reported in their sample of patients with late-life MDD that patients with depression had higher levels of Aβ42 and Aβ42:Aβ40 ratios when compared with controls. Their data also suggest that higher Aβ42:Aβ40 ratios were associated with MRI-related brain abnormalities in patients with MDD. Despite this apparent discrepancy in the literature, both groups of investigators assert that changes in the Aβ42:Aβ40 ratios rather than changes in the absolute levels of either peptide are the relevant peripheral biological marker. These, together with other related observations, have led to the amyloidogenic theory of depression in late life that asserts that in a subgroup of patients with late-life MDD, perturbations of amyloid deposition and biology may be pathophysiologically relevant and may contribute to clinical and/or neuroimaging profiles suggestive of early dementia.56
Although the plasma results are intriguing, they are peripheral markers of neurobiology and reflect brain activity only indirectly.59–62
The precise relationship of plasma levels to brain neuronal levels in disease states and preclinical models has yet to be demonstrated.59–62
A study of PET images with validated imaging probes permits a more direct visualization of protein load and amyloid-induced injury in the brain.
An earlier study of PET images using [11
C]PIB and a small sample of patients with late-life MDD and controls identified higher [11
C]PIB brain retention in patients with MDD compared with controls. Higher [11
C]PIB retention was observed in several cortical areas comparable to the distribution seen in patients diagnosed as having AD.63
Of interest, higher [11
C]PIB retention was observed most noticeably in patients with MDD who concurrently met criteria for MCI (amnestic, nonamnestic, and mixed variety). Patients with MDD who did not meet the clinical criteria for MCI had [11
C]PIB brain retention parameters comparable to those for controls. In our sample, only 1 of the 20 patients with MDD met the criteria for MCI, and that patient’s [18
F]FDDNP binding parameters and distribution were similar to those of other patients with MDD. Our primary findings indicate that in patients with MDD who do not meet the established criteria for MCI, [18
F]FDDNP cortical binding is higher than in controls, indicating that brain neuropathologic aggregate deposition is present in MDD even in patients without discernible cognitive impairment.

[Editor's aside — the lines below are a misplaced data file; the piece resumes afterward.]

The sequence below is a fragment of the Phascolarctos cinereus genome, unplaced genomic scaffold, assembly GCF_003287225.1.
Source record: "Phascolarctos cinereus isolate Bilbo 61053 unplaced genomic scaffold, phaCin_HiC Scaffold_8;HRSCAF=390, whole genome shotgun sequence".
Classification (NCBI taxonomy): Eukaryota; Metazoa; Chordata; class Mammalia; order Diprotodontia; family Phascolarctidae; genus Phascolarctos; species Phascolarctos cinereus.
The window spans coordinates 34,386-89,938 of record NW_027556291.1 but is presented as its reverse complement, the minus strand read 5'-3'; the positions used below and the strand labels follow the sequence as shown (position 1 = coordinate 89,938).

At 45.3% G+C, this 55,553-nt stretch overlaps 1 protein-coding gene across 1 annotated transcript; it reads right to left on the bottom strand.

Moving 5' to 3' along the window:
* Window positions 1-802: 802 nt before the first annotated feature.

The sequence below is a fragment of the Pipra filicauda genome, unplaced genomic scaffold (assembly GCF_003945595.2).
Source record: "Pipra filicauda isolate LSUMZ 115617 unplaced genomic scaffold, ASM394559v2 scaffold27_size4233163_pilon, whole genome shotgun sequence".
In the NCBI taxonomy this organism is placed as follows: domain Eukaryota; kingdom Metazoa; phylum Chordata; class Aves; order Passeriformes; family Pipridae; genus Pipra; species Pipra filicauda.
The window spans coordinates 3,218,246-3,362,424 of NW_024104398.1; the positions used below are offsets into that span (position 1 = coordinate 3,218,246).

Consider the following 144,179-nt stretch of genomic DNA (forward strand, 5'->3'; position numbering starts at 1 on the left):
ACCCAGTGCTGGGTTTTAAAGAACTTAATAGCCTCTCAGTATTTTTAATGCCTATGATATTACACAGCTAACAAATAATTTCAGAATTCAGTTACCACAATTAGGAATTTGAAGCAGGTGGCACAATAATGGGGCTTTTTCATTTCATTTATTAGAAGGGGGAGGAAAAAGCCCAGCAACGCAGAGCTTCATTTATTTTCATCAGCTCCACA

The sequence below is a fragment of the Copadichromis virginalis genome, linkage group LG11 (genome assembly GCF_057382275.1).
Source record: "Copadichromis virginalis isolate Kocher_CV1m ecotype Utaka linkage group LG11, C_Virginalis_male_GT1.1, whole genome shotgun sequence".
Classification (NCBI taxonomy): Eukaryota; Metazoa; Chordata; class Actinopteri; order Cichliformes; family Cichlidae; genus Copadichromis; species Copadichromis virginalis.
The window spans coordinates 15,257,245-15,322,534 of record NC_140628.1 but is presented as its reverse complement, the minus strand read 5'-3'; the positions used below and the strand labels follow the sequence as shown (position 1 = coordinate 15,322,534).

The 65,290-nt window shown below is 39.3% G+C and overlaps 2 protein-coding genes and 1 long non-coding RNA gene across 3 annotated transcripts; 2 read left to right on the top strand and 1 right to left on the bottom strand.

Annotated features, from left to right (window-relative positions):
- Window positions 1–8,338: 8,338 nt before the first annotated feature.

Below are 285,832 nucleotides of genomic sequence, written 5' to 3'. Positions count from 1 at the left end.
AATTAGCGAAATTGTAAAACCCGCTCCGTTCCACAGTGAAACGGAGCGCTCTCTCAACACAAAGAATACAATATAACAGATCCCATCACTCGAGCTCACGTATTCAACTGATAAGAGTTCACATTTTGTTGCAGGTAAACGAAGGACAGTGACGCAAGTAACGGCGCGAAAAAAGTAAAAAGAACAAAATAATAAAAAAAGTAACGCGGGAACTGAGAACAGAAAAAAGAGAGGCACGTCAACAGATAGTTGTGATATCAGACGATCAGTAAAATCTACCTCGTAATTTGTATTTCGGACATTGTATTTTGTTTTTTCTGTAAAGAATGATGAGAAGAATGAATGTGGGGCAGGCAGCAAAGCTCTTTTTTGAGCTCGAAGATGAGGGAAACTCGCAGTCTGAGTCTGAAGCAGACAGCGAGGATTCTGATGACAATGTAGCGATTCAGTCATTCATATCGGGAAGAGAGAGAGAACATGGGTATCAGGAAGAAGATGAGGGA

Depression in late life is clinically and biologically heterogeneous. Current nosologic classifications follow empirical descriptive criteria and a somewhat arbitrary age cutoff for late-life disorders. Comparable to other behavioral and psychiatric classifications, late-life depression is diagnosed exclusively on clinical grounds with no acknowledgment of plausible etiologic considerations. Given this approach, it is not surprising that an entity or entities so defined will be biologically heterogeneous. Studies from several laboratories, including ours, have described multiple neuroimaging findings demonstrating several abnormalities in the brains of patients diagnosed as having late-life MDD. These findings include smaller brain volumes, biophysical abnormalities in multiple brain regions, and brain lesions of putative vascular origin. Although it would be premature to include late-life MDD in the category of amyloid and tauopathies, our current findings directly demonstrate that increased neuronal injury also can be correlated (or be secondary) to brain protein deposition, which may constitute another relevant biological mechanism in the underlying biology of MDD. At the cellular level, disparate mechanisms and pathways may converge and synergistically compromise neuronal structure and function even further.
Limitations of the current study include its preliminary nature, relatively small sample size of study groups, and the cross-sectional nature of the design. A longitudinal study with larger study samples is needed to establish the relationship of [18
F]FDDNP binding patterns, in vivo, to clinical outcomes. Also, we did not acquire genetic information regarding our patients and control groups. Although the prevalence of the APOE
allele, which is strongly associated with the risk of developing AD, is low in the general population, we are unable to comment on the association, if any, between APOE
status and [18
F]FDDNP binding in this sample. Also, although we have previously established that [18
F]FDDNP binding in AD is predominantly associated with tau aggregate deposition in the medial temporal lobe and largely reflects amyloid aggregates in other cortical areas, it is not possible to more precisely characterize the relative contributions of both of these proteins to [18
F]FDDNP binding in vivo.30
In conclusion, this is the first report, to our knowledge, to demonstrate increased [18F]FDDNP binding in focal brain regions suggesting higher amyloid and tau deposition in these brain areas in patients diagnosed as having late-life MDD. The pattern of binding, moreover, differs from that typically seen in patients with AD but it is consistent with that observed in controls at risk for dementia or patients with MCI. Neuronal injury secondary to higher protein deposition may represent a biologically plausible pathway to depression in late life. Longitudinal studies using large clinical samples are needed to determine whether higher [18F]FDDNP binding at baseline leads to AD over time. Also, [18F]FDDNP imaging via PET before and after treatment with conventional antidepressant therapy and antiamyloid agents will provide additional information regarding the change in protein neuropathologic deposition status after successful therapy with biologically relevant agents.